Fifty-four male and 80 female Grade 11 students participated in this study of the relationship between extracurricular activities participation and self-description and general and physical self-esteem. We hypothesized that boys would have more positive physical self-perceptions than girls, but that the sexes would not differ on general self-esteem, and that greater participation in extracurricular activities would be related to greater general self-esteem, but that physical self-esteem would be particularly associated with athletic participation. All participants completed a series of measures of physical and general self-esteem as well as self-description (traditionally masculine and feminine attributes) and extracurricular activities participation. The results showed that, as expected, boys and girls did not differ in general self-esteem despite the fact that boys were more satisfied and reported more positive physical self-perceptions. Correlations across all participants showed that greater participation in athletics was associated with greater body satisfaction, and a more masculine self-description was associated with higher self-esteem. In addition, regression analyses mirrored the correlations and showed that greater general self-esteem was associated with more years of competitive athletics participation for boys and with more years of non-athletic activities participation for girls.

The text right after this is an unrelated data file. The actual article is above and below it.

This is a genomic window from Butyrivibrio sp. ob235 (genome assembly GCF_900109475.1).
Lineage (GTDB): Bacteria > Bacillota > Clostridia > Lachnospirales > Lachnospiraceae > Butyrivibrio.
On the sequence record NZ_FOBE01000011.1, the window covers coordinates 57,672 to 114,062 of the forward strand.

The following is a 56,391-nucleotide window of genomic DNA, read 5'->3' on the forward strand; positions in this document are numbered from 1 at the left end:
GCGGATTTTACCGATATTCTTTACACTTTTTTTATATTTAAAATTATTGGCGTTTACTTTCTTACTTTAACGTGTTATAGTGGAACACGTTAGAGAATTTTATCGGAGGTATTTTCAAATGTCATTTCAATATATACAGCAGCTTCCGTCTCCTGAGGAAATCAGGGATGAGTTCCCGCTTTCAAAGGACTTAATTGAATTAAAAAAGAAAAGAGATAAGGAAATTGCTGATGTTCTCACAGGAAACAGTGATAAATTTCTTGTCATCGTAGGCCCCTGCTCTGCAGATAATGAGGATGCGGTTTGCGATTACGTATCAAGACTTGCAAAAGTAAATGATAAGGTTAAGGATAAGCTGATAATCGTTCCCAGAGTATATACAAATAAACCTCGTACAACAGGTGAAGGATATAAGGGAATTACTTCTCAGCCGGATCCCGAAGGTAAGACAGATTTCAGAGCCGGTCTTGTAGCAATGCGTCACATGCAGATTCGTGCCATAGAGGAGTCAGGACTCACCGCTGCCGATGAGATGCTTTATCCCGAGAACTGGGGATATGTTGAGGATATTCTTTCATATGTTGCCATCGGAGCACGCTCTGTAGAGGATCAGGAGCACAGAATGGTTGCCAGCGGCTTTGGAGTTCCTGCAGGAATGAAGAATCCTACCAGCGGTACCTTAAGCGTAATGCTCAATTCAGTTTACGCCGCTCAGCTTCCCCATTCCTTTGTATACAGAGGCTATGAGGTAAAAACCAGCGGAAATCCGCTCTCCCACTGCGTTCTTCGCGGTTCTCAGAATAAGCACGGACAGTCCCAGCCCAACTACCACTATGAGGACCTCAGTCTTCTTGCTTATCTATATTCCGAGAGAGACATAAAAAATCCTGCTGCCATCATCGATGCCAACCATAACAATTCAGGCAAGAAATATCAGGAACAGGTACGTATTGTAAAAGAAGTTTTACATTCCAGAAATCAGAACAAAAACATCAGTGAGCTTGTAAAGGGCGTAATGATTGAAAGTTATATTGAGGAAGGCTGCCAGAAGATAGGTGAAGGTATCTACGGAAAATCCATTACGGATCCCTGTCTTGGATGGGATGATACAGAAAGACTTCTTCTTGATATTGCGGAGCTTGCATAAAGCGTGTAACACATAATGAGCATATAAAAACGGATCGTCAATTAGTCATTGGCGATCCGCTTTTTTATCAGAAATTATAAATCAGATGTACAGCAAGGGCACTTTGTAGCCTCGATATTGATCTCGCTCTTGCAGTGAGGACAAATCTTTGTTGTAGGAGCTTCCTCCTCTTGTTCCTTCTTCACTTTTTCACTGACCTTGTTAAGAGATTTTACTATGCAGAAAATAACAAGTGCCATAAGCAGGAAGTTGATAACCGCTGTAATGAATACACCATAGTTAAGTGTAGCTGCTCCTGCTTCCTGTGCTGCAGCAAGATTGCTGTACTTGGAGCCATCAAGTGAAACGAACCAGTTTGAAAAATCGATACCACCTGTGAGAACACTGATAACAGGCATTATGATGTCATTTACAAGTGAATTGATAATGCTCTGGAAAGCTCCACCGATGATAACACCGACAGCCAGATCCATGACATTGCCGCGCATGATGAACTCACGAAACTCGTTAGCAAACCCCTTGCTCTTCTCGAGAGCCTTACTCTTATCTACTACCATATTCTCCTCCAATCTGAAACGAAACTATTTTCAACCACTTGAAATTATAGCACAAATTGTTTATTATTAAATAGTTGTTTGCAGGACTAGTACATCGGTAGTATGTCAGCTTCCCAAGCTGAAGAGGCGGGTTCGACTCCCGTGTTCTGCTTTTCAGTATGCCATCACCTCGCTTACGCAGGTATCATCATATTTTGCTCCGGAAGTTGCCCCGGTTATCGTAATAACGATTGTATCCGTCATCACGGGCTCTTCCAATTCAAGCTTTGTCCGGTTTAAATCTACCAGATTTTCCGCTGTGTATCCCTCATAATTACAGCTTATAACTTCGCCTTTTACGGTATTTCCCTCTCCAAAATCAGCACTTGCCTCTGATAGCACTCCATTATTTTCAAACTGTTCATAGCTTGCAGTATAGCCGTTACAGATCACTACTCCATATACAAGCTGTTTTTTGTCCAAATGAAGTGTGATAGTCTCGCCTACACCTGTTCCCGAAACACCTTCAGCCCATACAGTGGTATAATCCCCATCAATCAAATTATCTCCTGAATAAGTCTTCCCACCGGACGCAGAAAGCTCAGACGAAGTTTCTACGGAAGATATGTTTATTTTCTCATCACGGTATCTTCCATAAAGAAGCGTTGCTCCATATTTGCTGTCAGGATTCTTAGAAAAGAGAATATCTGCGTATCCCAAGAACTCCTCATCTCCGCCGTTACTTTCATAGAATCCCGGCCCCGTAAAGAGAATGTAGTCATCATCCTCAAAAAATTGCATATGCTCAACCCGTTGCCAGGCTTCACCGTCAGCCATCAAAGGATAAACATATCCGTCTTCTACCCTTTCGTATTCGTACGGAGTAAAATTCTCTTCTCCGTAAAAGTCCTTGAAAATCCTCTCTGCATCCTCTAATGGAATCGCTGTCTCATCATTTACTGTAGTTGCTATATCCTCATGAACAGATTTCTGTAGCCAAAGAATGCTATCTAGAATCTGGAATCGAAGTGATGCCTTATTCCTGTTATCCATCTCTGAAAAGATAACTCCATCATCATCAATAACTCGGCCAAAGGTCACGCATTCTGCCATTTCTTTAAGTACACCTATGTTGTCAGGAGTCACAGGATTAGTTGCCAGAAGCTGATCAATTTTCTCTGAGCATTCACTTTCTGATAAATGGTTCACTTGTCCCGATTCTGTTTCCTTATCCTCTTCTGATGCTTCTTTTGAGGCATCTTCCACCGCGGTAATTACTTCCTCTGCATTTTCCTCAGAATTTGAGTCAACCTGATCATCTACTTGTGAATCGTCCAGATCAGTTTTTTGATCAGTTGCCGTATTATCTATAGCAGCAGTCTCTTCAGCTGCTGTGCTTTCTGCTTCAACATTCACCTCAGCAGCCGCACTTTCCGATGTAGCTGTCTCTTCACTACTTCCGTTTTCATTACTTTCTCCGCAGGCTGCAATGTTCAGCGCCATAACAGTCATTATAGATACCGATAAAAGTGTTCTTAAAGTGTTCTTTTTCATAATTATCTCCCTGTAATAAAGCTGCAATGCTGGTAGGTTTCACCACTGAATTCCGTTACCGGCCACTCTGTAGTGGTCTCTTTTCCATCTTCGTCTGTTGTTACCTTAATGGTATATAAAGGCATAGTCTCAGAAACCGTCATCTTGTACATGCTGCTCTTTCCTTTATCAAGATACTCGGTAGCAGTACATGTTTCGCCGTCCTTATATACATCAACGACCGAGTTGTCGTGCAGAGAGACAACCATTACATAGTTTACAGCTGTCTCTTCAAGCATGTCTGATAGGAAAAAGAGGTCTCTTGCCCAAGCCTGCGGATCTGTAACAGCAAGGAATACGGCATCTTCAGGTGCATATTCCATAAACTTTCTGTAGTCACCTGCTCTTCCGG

Sex Roles – Springer Journals
Published: Jun 1, 2007
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